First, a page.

Overcoming trauma to support conflict management in Uganda
Between July 2016 and 2020 there was an influx of over 880,000 South Sudanese refugees in Uganda, the vast majority of whom were women and children. Harriet was one of these refugees. She was deeply affected by what she had experienced in South Sudan.
Harriet quickly found herself elected as Vice-Chairwoman of the South Sudanese Women’s Association. When the Chairperson returned to South Sudan, Harriet took on the role, but she still lacked confidence in this leadership position:
"I was elected as the Chairperson… but I had no idea how to lead. CARE came during that time and organised training on how to be a leader... I started to talk without fear."
With support and training from Women Lead in Emergencies, Harriet began to feel more able to take a lead in the issues that affected her community and began to mediate disputes between community members. People would come to her to resolve tensions within their households and also issues impacting the broader community, such as ownership of natural resources.
I can say the community has changed a lot through my leadership. There was a lot of tribalism which caused many fights here and I forwarded the issues to [humanitarian actors] who worked to address them. (Disputes over) firewood and land used to be a problem. However, I organised dialogues with the host communities, and they gave us land."
Supporting women in business to build solidarity between migrants and host communities
While making the long walk from Venezuela to Colombia, Marisa experienced the stark reality of the journey taken by millions of Venezuelans fleeing economic collapse in their home country. She travelled with pregnant women, unaccompanied children and other highly vulnerable groups. They faced the constant threat of robbery and predatory human traffickers. And, with xenophobia against migrants and refugees on the rise in Latin America as a result of COVID-19, Marisa knew that even in her place of refuge there could be risks of hostility.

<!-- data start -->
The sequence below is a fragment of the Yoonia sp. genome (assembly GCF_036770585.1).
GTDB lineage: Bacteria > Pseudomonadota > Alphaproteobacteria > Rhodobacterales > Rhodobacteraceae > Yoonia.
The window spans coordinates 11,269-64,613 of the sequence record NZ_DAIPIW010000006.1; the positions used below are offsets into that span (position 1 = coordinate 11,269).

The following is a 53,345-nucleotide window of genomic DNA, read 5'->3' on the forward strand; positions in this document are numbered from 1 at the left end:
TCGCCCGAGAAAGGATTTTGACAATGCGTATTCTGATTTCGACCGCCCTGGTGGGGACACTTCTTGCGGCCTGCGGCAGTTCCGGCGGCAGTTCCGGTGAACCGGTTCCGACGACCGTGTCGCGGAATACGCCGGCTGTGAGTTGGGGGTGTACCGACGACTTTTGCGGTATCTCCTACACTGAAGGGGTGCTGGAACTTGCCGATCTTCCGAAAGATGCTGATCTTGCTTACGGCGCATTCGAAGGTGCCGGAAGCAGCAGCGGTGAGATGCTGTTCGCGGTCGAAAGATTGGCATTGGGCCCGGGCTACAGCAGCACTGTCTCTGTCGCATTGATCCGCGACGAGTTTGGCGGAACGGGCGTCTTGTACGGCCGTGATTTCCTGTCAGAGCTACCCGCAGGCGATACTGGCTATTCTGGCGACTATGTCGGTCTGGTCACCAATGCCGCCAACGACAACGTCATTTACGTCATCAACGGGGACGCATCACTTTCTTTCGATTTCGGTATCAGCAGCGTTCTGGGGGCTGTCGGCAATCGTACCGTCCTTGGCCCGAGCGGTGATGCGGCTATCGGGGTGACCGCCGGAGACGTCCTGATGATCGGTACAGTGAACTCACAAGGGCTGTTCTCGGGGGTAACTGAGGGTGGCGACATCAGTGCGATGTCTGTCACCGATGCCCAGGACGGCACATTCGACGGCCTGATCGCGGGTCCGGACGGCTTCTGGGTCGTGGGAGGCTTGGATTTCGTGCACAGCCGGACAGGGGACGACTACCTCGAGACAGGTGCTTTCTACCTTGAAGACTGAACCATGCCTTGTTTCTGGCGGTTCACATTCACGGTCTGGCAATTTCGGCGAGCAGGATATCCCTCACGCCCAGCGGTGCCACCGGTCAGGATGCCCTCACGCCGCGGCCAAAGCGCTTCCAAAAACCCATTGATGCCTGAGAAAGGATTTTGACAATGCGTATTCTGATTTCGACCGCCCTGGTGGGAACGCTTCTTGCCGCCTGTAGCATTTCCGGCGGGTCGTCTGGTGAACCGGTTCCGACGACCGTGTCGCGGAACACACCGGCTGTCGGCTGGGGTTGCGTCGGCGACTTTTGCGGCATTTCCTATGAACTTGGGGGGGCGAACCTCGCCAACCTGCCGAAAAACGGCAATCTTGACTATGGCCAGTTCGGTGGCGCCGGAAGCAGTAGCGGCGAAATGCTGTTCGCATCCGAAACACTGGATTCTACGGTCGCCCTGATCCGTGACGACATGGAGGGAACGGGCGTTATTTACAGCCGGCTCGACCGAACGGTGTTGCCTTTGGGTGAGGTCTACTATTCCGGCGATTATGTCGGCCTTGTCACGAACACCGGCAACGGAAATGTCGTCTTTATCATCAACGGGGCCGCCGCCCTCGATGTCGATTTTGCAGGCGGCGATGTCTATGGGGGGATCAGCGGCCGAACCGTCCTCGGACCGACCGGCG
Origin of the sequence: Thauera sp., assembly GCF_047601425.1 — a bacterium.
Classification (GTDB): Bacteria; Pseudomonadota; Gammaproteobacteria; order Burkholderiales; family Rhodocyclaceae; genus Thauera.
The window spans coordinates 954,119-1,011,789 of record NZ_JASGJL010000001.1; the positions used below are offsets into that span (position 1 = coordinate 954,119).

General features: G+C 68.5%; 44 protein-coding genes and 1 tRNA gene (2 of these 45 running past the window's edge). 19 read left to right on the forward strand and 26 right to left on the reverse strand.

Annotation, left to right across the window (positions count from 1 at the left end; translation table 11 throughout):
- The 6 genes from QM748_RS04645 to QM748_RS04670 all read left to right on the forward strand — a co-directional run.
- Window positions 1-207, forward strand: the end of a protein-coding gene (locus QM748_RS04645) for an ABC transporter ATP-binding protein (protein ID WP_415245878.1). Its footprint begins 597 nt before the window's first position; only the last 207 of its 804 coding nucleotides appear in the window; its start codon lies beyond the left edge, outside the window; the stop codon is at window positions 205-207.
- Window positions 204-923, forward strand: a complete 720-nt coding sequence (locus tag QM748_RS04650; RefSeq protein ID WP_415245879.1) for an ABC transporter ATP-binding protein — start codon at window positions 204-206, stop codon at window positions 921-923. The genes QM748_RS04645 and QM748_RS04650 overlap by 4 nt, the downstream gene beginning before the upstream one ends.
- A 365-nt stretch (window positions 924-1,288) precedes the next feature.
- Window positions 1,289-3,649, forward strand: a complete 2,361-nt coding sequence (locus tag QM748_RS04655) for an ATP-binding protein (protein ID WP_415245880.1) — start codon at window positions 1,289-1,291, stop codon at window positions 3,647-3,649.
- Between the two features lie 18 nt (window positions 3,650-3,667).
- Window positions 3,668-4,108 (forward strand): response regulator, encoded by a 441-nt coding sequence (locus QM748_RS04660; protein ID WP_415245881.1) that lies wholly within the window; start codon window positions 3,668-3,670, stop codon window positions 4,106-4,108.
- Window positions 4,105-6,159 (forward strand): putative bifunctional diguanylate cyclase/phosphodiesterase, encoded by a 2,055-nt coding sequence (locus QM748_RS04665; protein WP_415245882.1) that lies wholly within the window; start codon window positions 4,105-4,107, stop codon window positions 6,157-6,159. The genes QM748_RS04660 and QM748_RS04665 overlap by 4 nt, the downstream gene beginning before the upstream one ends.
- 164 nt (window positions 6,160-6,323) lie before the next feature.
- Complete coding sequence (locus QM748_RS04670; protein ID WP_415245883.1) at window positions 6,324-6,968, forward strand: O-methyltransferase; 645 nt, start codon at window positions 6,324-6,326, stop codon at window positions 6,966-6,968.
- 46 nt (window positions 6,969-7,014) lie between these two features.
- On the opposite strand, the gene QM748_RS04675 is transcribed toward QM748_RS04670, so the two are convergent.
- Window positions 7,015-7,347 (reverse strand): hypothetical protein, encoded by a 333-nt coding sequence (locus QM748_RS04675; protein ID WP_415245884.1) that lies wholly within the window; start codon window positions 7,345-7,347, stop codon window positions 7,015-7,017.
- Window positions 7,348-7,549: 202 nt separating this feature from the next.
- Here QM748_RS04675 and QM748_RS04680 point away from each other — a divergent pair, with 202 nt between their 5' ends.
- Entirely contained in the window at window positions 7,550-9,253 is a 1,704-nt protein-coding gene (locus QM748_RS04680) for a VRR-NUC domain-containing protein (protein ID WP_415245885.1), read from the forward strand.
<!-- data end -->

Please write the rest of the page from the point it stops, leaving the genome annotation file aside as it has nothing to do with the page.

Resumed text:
With support from Women Lead in Colombia, Marisa and her group-members have been able to ‘formalise’ the Association of Women Entrepreneurs, an organisation which supports businesses and builds solidarity between migrants and host communities in the neighbourhood of Cristo Rey, Colombia. As a formal legal entity, the Association is able to more easily access funding and provide services to members of the community.
As Vice-President of the Association of Women Entrepreneurs, that is exactly what she has done. The neighbourhood of Cristo Rey is one of the most vulnerable in Pamplona, with a high concentration of migrants. The Association supports women to set up small businesses and revitalise the neighbourhood in ways in which everyone can benefit, including internally displaced, migrant and host communities. Marisa says this work has made her feel part of the community:
When I talk to women, we realise that there are no borders, we are simply women, no matter where you are… you think and feel the same."
The experiences of Lami, Harriet and Marisa show the different challenges, needs and priorities faced by women in humanitarian settings around the world - and the importance of flexible programming in order to meet these needs. You can find out more about the Women Lead in Emergencies multi-country evaluation in the Learning Brief and Executive Summary.
Photo credits: Ollivier Girard/CARE Niger; CARE Niger; Norah Namono/CARE; CARE Columbia